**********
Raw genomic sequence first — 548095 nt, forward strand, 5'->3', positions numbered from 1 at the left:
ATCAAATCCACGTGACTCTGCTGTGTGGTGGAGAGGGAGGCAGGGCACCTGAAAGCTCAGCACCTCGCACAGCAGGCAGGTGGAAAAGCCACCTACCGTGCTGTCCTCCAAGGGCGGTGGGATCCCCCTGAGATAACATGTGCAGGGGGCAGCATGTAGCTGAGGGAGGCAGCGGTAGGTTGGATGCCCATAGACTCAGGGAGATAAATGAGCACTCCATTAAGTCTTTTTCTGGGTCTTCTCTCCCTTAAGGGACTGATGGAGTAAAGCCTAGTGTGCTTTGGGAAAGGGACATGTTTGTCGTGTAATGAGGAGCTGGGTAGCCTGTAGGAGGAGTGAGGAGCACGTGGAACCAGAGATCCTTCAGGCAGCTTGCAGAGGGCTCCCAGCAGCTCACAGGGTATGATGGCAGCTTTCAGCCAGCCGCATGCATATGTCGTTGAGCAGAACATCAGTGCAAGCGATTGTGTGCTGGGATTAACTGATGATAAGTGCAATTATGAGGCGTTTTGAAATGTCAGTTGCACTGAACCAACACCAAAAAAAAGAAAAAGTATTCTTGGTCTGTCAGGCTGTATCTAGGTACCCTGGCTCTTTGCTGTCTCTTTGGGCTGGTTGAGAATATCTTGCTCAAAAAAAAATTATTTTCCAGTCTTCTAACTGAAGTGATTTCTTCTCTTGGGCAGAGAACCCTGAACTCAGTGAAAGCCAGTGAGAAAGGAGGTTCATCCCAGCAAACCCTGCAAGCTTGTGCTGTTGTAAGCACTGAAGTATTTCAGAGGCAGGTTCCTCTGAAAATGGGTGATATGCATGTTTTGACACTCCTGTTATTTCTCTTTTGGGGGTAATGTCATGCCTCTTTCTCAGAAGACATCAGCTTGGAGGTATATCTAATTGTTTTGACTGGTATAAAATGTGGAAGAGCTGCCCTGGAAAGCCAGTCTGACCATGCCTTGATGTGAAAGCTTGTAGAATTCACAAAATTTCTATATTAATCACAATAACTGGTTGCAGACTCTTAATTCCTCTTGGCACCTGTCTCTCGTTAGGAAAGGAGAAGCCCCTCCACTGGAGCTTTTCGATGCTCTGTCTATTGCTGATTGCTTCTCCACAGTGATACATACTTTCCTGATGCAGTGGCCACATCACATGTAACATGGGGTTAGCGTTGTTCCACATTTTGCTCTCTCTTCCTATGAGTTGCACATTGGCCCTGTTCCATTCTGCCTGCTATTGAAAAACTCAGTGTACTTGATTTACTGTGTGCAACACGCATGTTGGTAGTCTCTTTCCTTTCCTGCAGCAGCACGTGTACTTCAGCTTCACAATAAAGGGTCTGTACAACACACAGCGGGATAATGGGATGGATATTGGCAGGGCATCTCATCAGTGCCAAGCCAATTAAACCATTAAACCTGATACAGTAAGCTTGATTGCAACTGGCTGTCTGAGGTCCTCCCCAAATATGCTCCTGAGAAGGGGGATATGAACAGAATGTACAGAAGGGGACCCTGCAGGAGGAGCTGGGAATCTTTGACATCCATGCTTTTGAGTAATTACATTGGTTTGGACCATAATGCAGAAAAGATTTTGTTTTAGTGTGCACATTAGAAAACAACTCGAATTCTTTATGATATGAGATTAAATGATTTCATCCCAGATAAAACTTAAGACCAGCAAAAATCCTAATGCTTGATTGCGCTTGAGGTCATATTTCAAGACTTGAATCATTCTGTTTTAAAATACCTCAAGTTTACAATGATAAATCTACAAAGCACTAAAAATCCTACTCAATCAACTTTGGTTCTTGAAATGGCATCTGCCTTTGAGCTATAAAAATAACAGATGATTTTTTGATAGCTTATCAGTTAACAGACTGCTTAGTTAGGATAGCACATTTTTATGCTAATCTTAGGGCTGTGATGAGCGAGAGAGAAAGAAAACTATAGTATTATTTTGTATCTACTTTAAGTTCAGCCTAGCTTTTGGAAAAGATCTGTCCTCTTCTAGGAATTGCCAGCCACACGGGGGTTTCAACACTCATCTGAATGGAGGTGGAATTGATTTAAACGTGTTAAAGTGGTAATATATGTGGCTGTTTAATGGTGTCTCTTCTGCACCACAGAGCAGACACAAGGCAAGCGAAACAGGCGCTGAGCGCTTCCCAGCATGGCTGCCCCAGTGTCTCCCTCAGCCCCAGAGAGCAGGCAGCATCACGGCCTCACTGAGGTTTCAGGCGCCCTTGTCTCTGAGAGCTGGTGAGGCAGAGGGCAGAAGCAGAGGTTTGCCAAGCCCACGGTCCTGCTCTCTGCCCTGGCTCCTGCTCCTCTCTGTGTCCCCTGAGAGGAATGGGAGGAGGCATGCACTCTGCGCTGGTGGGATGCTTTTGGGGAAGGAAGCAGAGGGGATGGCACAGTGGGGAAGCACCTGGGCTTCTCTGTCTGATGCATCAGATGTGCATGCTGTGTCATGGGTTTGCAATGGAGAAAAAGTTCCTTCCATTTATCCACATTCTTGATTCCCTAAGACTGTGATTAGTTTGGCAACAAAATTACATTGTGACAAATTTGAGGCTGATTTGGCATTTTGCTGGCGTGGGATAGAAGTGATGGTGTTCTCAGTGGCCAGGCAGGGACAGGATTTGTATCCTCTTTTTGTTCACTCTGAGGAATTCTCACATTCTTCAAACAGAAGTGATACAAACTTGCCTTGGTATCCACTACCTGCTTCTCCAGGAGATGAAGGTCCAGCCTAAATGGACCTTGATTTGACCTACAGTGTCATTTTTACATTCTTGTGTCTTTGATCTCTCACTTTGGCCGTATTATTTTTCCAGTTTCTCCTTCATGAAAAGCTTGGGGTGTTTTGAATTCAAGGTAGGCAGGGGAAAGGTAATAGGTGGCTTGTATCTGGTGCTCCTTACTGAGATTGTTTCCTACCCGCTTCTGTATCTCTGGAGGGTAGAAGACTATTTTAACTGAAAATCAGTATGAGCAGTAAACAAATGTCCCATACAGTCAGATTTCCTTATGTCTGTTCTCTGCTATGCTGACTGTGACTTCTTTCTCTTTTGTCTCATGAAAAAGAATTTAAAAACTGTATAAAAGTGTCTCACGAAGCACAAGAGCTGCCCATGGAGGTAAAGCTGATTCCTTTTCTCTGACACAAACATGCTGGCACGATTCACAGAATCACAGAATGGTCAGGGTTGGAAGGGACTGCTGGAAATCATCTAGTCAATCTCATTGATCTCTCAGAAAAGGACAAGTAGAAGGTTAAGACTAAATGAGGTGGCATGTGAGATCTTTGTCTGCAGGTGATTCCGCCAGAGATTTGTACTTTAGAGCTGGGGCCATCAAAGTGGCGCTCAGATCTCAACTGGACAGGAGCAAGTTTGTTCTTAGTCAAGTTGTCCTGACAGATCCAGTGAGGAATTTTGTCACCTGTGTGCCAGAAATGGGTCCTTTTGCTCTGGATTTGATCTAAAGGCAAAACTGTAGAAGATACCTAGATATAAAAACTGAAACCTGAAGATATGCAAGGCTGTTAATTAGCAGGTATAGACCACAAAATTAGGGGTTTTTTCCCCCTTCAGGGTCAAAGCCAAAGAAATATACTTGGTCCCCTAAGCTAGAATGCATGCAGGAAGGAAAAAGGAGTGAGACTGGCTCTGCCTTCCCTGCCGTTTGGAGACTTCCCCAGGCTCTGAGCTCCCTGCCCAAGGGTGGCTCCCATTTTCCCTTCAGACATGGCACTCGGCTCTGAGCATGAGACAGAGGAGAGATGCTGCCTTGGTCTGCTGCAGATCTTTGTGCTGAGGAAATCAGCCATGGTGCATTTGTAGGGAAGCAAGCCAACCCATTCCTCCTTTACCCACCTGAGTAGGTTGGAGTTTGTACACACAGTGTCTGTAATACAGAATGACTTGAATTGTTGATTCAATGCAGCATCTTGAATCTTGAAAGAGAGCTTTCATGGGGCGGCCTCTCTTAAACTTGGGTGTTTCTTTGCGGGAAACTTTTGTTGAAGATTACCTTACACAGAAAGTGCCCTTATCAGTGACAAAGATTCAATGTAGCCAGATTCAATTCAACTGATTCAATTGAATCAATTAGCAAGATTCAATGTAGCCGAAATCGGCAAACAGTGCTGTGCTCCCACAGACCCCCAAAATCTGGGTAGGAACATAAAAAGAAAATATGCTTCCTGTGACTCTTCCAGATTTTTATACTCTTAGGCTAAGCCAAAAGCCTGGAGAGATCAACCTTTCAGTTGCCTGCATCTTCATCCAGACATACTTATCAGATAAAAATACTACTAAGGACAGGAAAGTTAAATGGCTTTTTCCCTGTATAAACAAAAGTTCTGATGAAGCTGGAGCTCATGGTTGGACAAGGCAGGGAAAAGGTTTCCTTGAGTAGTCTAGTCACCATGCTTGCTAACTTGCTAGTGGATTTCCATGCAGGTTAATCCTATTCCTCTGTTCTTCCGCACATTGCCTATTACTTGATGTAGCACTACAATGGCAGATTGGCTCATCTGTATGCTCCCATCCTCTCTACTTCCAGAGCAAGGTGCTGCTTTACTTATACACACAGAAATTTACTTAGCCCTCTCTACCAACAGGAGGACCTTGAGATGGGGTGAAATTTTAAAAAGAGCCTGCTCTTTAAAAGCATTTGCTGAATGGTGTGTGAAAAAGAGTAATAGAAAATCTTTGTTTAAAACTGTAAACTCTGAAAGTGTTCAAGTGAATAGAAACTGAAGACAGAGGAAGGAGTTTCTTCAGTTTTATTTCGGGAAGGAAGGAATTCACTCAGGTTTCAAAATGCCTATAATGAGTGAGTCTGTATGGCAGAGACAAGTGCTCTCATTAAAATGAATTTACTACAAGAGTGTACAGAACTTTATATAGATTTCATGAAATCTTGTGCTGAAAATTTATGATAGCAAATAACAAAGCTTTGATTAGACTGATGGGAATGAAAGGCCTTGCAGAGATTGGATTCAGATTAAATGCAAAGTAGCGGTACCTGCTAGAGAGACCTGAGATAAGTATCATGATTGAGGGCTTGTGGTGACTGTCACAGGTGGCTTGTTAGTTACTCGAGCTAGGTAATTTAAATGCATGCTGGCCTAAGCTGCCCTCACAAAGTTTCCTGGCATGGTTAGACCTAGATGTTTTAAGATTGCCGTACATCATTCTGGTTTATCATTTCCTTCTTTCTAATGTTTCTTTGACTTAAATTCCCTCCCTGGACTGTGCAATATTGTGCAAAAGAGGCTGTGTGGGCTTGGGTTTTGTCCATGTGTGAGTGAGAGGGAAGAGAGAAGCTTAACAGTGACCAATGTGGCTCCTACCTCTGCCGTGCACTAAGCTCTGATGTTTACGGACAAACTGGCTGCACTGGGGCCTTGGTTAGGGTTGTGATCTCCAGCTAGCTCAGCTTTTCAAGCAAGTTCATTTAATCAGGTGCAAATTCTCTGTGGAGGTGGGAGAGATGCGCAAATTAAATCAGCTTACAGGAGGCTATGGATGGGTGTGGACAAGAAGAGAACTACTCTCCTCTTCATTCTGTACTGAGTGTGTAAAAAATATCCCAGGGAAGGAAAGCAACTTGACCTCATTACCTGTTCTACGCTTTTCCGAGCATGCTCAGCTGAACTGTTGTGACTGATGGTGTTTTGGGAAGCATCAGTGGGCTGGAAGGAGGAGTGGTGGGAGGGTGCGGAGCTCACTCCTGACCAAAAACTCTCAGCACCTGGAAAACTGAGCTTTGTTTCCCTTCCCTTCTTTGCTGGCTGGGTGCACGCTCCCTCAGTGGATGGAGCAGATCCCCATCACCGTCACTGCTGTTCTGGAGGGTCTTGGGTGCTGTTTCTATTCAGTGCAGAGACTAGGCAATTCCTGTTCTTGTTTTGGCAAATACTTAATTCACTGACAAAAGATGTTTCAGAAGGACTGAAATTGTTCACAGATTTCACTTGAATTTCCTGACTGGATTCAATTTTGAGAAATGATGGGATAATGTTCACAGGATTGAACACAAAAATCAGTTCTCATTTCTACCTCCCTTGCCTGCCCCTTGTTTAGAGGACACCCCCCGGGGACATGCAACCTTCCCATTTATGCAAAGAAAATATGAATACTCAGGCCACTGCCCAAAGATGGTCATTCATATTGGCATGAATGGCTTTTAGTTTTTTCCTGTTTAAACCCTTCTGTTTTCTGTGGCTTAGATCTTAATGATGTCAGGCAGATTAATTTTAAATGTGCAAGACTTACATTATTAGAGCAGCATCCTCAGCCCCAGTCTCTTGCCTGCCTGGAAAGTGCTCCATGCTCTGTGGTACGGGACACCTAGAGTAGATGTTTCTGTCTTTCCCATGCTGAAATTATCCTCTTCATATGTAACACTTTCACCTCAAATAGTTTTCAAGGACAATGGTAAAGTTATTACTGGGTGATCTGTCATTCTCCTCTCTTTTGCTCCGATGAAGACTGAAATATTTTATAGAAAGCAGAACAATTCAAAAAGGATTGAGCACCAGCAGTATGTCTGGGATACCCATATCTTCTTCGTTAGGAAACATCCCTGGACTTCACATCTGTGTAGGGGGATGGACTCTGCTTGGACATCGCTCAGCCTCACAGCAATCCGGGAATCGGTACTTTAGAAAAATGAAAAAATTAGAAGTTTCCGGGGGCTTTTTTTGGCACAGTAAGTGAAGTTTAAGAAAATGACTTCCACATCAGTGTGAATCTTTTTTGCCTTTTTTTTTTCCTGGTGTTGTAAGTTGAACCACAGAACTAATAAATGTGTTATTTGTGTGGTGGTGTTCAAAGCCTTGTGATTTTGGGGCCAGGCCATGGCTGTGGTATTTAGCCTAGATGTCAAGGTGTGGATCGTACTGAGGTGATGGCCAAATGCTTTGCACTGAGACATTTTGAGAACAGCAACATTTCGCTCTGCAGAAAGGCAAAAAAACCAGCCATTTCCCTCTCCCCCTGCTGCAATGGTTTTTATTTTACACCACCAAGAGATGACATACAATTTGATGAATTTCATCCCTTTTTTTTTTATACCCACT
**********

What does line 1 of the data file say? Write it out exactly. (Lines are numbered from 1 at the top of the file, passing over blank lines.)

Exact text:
Raw genomic sequence first — 548095 nt, forward strand, 5'->3', positions numbered from 1 at the left: